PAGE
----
Monday, June 30, 2008

The Golden Hills of Greece with Recipe for Bouyiourdi (Spicy Baked Feta and Tomatoes) (Μπουγιουρντί)

By summer’s end, the hills of the Greek island we call home are painted in golds and browns. Patches of green appear only in the island’s narrow valleys, its vineyards, and the ubiquitous fig trees.

Until we remodeled my husband’s grandmother’s house in Greece, I’d spent my life in the maritime regions of the Pacific Northwest and Alaska. For me, natural beauty meant lush foliage, evergreen-lined shores, and snow-topped mountains.

It took me years to appreciate the subtle beauty of dry Mediterranean hillsides. And appreciate I do. Joy fills my heart when we begin our approach to the island’s tiny airport and I get my first glimpse of its golden hills.

Without trees to obscure the view, the deep blue Aegean sky and sea are constant companions. Their brilliant blues combine with the burnished gold landscape and lazy cries of circling birds to induce an overwhelming sense of peace and calm.

We walk in the morning, before the sun’s heat makes outside forays intolerable for my fair Alaskan skin. In September, a month we are always in Greece, prickly, inhospitable plants dominate the hillsides, so we walk on the farm roads surrounding the village.

Spiky plants abound in late summer because they're the only ones that survive the constantly grazing sheep and goats which scour the fields of more forgiving flora. It’s difficult to begrudge the grazing, knowing it’s responsible for the full-flavored sheep and goats milk that villagers turn into excellent cheeses.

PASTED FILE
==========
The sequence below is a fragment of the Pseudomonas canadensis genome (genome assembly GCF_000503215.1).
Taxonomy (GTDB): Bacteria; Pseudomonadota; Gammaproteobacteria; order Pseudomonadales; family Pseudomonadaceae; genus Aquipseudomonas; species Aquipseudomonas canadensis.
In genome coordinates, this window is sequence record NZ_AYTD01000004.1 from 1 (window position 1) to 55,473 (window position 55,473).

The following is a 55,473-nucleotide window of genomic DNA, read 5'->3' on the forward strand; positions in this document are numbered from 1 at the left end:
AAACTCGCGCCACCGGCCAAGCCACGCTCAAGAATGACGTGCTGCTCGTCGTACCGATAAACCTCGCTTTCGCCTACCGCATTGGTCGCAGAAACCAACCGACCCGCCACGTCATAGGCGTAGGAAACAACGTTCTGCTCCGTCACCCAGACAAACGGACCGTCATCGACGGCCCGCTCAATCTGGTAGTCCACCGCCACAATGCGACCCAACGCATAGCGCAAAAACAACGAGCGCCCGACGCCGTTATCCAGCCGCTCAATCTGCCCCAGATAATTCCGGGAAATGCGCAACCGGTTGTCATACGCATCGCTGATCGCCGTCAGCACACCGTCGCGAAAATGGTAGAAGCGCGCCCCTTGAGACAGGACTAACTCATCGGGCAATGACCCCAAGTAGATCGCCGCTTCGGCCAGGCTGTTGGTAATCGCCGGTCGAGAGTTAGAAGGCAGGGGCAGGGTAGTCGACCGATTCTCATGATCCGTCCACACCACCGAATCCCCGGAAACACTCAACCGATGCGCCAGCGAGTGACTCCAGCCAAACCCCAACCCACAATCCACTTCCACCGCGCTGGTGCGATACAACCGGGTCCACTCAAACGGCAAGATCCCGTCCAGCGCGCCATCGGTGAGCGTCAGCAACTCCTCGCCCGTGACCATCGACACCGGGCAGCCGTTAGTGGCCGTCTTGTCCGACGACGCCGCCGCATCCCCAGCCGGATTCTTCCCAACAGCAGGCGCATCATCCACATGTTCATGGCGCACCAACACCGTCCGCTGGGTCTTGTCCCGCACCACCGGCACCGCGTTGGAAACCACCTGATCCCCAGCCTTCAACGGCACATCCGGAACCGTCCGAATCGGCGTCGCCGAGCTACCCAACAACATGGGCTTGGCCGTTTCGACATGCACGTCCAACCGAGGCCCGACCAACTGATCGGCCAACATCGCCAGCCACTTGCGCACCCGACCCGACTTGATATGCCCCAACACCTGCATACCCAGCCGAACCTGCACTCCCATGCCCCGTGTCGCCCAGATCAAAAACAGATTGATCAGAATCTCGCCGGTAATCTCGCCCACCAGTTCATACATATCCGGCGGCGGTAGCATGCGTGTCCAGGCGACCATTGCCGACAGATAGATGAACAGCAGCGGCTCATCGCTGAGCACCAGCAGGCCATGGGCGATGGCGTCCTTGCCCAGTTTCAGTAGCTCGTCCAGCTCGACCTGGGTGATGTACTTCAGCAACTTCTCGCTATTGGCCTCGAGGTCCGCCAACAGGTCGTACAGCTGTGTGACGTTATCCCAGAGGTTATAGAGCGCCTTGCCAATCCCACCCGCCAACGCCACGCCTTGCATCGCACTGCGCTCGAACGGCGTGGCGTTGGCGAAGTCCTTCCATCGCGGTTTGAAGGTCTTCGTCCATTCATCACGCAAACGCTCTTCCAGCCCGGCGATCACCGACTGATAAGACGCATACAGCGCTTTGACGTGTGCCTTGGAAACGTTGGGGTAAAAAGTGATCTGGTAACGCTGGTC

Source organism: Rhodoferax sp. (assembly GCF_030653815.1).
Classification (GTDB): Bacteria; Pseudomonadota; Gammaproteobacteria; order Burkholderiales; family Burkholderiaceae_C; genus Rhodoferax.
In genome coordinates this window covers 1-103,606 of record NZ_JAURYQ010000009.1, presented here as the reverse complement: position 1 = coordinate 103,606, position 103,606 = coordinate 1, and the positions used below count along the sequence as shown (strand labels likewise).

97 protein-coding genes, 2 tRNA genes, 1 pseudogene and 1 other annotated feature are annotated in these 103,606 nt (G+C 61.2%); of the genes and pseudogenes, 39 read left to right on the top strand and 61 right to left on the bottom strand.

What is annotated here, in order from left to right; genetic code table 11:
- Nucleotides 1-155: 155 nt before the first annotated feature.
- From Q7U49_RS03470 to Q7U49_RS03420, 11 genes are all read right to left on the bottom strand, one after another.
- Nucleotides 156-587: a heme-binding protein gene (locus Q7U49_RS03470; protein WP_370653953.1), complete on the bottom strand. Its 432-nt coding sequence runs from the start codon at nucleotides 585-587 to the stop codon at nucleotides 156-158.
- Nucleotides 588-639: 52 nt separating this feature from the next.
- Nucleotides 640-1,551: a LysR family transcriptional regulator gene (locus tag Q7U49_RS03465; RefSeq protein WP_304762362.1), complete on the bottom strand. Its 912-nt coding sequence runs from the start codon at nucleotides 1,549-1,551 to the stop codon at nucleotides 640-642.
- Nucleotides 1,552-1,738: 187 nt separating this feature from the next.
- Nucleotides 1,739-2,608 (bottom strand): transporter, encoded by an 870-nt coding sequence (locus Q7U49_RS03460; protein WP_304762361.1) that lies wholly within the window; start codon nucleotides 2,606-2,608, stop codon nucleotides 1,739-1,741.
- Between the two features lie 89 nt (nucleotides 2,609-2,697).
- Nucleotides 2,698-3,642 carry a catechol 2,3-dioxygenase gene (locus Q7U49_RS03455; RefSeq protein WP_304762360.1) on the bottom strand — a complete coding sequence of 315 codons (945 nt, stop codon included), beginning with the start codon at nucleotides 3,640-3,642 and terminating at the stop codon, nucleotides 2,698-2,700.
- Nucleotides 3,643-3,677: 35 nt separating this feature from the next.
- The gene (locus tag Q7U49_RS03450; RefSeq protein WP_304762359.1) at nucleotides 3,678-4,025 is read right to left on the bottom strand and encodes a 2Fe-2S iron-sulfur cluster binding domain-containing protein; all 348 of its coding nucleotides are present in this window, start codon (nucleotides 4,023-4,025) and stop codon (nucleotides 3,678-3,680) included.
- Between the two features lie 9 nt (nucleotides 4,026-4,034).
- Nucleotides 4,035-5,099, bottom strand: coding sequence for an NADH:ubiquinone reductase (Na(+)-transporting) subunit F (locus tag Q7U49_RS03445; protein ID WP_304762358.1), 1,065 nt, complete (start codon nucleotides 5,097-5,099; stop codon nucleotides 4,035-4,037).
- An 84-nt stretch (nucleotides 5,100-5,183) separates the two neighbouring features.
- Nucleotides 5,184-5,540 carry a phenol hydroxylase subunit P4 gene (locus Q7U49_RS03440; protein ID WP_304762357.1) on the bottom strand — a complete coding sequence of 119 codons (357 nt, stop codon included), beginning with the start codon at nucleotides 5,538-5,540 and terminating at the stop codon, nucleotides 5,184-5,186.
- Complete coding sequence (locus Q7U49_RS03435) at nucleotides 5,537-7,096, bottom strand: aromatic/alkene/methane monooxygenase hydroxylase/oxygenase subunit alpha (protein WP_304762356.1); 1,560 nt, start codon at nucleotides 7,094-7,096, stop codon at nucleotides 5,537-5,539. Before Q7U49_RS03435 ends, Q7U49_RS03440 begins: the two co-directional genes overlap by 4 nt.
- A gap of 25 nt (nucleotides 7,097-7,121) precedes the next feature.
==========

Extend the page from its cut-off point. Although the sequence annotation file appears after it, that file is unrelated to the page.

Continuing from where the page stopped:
Cheese is ever-present on village tables. Each meal is accompanied by chunks of white cheeses like kalathaki or feta, or harder cheeses like melixloro, ladotyri, or graviera. Saganaki, fried cheese served with a squeeze of lemon, has long been a favorite island appetizer.

In recent years, a new-to-the-island appetizer called Bouyiourdi (boo-your-DEE / Μπουγιουρντί) has conquered the hearts of island taverna patrons. Although Bouyiourdi is now popular on the island, I first learned to make it in Alaska from my friend Maria Baskous, who learned it from her friend Lily Koukourikou of Thessaloniki.

Bouyiourdi is feta baked until hot and creamy with slices of tomatoes and spicy hot pepper flakes. Last year, at our final island dinner before returning to Alaska, our table of 12 downed three orders of Bouyiourdi in quick succession before even looking at the many other appetizers gracing the table.